Thomas Brassey

Stacey International
Year: 2005 Pages: 36 Hardback ISBN: 1905299095 ISBN-13: 9781905299096

Thomas Brassey is the most unsung of Victorian heroes, “a rare and truly monumental original”, in the view of Tom Stacey, his great-great-grandson, in this elegant monograph composed — as if for the enlightenment of Brassey’s descendants — in celebration of the bi-centenary of his birth on 7 November, 2005.

Brassey was and remains by any measure the greatest railway-builder in the world, employing on average 80,000 men throughout three decades, on a dozen or so projects in up to four continents. His navvies adored him. In his lifetime, the world’s vastest bridges, longest tunnels, loftiest viaducts, and most distant lines were all his.

A yeoman farmer’s son from Cheshire, Thomas Brassey was the supreme “exemplar of the work ethic and daring and undaunted enterprise of high Victorian England, stamping the consciousness of the world with the English marque of quality; of the will to surmount every obstacle to the righteous intent; and of the Englishman’s word as binding.”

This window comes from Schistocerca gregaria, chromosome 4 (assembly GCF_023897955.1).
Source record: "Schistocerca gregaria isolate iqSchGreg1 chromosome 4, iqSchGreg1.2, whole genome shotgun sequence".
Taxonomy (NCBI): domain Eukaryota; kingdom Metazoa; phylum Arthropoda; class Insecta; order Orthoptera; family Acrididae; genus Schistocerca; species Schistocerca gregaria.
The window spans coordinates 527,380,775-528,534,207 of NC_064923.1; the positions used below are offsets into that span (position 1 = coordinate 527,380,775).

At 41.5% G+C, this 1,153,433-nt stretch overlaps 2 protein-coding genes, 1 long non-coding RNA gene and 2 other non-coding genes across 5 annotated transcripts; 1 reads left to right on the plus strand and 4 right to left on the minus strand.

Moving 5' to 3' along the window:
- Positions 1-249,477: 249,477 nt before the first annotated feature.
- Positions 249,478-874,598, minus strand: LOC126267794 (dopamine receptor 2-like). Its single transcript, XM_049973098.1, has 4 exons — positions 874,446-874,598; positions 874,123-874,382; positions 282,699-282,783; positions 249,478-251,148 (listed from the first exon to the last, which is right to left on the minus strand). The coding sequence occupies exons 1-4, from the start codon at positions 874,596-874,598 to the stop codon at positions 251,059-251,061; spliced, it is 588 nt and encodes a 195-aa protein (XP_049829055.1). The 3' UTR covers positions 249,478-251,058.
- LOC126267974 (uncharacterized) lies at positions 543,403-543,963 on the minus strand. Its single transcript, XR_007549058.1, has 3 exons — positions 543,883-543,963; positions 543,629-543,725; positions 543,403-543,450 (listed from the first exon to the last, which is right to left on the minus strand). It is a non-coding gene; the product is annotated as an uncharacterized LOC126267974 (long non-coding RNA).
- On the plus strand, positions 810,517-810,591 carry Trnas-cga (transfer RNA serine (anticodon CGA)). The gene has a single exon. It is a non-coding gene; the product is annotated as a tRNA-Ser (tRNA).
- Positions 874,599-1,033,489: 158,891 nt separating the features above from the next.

After many a vicissitude, he left one of the largest Victorian fortunes. Of his three sons, one resided at Kent’s finest mid-century mansion, Preston Hall, whose “ornamentation and mediaeval fancy the snooty Pevsner, blind to the romance of neo-Gothic… described as ‘repellent in the extreme’.” Another son restored the interior of Heythrop Park to the apogee of mid-Victorian splendour, while a third, his heir Tom, built his dream house, Normanhurst, on the site of the Battle of Hastings.

Written with penetration, scholarship and verve, this illustrated monograph sets Brassey’s achievements in the context of Britain’s expanding worldwide role in the 19th century, and rediscovers this unsung colossus of the Victorian era who surely deserves to be as famous and honoured as his friend and occasional colleague, I. K. Brunel.

One thought on “Thomas Brassey

  1. Ron Broomfield

    Thomas is my Hero.
    I was born Nr Cholmondely, Malpas 3 miles distant from Bulkeley. I spent my working life as a C.Eng , Overhead Line Equipment engineer on BR.and of course that involved electrifying some of the lines that Thomas Brassey had built 150years earlier. The crossing of the fen to south of Peterboro on ECML proving particularly difficult .
    So as a Malpas parish man I feel quite privileged to have been involved..
    I recall talking to a Miss Brassey at Larkton many years ago. She was friendly with my grandmother who lived nearby. I recall her saying the Brasseys were still friendly with the Peto’s. I do not know how she was related to Thomas but she moved to Peckforton late in her long life. It is quite astounding that there has never been a documentary of Thomas’s life on TV and that 2005 passed without a mention of his bicentenary
    .What would he have thought of the Hs2 program and progress.?

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